It’s been a little over two weeks since Bjorn’s Ceilidh, so this post is rather overdue. (Surprise.) But life has been very full and busy, and that’s how it goes. Still, it’s important to me to take a moment and reflect on Ceilidh, and my time as Concordia’s bardic champion.
It has been a privilege and a delight to serve as champion for Baron Jean-Paul and Baroness Lylie. They are both warm and encouraging, and I had the opportunity to see close at hand how diligently they carry their responsibilities for Concordia of the Snows.
A year as Baronial Bard was the fulfillment of a long-held aspiration, and given I do not myself live in a barony, there was never any question of which barony I wanted to serve. Concordia, and its conjoined neighbor Anglespur, are fonts of inspiration and industry, and it’s no surprise that it is and has been home to a number of legendary bards, including Master Toki, Master Grim, Mistress Aife, and Master Magnus, to name but a few (each of whom have been instrumental in helping me to hone my craft). This year gave me the gift of being able to plan and run three legendary bardic competitions which are among my favorites: the Bardic War Point for Wars of the Roses, Winter Nights, and of course the Baronial Championship to determine my successor. It also put me in a position to foster and promote the bardic arts, and endeavor to provide the sort of welcome to the next generation of bards that this place provided to me not so many years ago. I cannot begin to express my gratitude for this opportunity.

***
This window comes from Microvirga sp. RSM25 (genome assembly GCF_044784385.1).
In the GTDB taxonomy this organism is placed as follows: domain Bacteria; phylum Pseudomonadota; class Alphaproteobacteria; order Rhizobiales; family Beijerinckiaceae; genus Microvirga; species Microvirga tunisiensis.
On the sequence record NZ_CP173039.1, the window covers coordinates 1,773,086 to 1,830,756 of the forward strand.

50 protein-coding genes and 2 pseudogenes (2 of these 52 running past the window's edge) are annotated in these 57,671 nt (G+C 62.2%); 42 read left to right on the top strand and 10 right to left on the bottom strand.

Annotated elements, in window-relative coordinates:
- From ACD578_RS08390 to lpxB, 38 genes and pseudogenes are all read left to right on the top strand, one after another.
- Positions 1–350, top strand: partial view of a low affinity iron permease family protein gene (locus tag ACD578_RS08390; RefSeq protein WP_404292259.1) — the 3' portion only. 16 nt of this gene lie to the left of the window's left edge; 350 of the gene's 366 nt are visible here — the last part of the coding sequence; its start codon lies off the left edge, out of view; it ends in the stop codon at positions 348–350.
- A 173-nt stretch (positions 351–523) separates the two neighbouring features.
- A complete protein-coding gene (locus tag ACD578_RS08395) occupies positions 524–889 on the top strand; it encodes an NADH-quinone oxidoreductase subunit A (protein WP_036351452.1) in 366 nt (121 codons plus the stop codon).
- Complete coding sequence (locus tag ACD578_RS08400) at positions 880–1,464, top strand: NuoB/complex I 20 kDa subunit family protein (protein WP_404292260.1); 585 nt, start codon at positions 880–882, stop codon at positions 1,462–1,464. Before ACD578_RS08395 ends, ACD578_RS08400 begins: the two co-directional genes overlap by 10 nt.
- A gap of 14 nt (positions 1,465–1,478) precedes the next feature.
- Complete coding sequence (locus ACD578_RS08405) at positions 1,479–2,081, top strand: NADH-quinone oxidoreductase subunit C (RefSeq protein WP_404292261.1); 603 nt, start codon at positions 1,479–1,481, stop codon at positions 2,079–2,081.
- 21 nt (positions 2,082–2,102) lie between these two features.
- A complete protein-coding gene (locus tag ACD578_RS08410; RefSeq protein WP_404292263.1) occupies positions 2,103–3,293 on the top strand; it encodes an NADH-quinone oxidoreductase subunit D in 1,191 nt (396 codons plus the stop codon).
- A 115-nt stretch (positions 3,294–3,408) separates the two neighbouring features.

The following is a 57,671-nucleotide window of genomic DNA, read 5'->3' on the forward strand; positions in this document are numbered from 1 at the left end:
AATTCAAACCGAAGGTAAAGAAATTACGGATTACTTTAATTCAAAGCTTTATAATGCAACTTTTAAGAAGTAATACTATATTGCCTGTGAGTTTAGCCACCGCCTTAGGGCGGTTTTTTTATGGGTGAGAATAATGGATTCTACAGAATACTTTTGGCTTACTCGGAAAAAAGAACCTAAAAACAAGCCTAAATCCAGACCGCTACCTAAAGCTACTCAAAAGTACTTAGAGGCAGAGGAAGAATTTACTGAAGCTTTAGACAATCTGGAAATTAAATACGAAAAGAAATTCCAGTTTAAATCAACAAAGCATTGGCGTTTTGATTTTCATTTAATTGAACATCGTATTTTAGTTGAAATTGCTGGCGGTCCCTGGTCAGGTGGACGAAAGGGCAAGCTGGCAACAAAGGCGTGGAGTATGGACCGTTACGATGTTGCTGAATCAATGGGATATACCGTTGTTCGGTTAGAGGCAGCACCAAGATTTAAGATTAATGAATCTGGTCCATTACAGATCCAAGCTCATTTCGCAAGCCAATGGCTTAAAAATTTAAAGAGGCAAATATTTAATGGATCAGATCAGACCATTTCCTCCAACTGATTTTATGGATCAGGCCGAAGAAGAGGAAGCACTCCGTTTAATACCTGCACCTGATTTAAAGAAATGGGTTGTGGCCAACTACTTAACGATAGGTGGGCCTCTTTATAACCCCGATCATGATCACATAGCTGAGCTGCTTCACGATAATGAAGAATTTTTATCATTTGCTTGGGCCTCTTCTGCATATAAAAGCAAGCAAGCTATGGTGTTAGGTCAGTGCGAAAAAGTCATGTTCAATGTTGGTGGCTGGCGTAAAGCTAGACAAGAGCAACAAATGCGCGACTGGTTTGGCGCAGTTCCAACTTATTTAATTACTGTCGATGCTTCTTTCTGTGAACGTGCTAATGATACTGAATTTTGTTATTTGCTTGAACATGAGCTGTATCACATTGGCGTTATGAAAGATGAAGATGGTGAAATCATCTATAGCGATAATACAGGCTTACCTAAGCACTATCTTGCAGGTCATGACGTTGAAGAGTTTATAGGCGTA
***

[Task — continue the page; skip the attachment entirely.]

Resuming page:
I was delighted to see that my invitation to step up and compete for the next baronial championship was heard. We had three rounds of fantastic performances from Robert Tytes (my competitor last year), Lorita de Siena (a former champion against whom I had previously competed), and relative newcomer Douglas Doan (who had competed at Roses and Winter Nights). In between, we were treated to a number of other performances. Ultimately, their Excellencies selected Robert as their new champion, and I have no doubt that his growing repertoire, skill, and passion for the bardic arts will serve the barony well in the year to come. Vivat!
JP and Lylie were not quite done with me, as it turns out, and I was shortly called back up, along with a couple of other gentles including my friend and sometime collaborator Katrusha the Skomorokh, to be presented with the Order of the Sapphire, Concordia’s Arts & Sciences award. It was a lovely and unexpected recognition, and I will strive to be worthy of it. (It was very pleasing to be welcomed by Concordia’s A&S notables, including all the influential bards I cited earlier.)
The final grace note for the event was that I finally had the opportunity to attend the Ceilidh feast. (As a rule, my family rarely attends feast at events, particularly when there is a long trip home afterward.) As Aife could not stay, she asked if my friend Bird the Bard and I would lead the singing of her song “Elegy”, so not only did I at long last get to attend the candle-lighting ritual of remembrance for departed friends, but was able to participate. And finally, Bird and I, along with Udalrich Schermer, performed “We Are the East” as an accompaniment to an original period dance Lady Lorita had composed for the occasion. One of the great delights of the SCA is discovering that one’s creative endeavors have inspired creativity in others, and it was joyous to see a period-style celebration happening to my modern Middle Ages music. I want to acknowledge Lorita, her dancers, as well as Bird and Udalrich, whose instrumental skill elevated the piece.
The next adventure awaits. It will be interesting to discover what it is.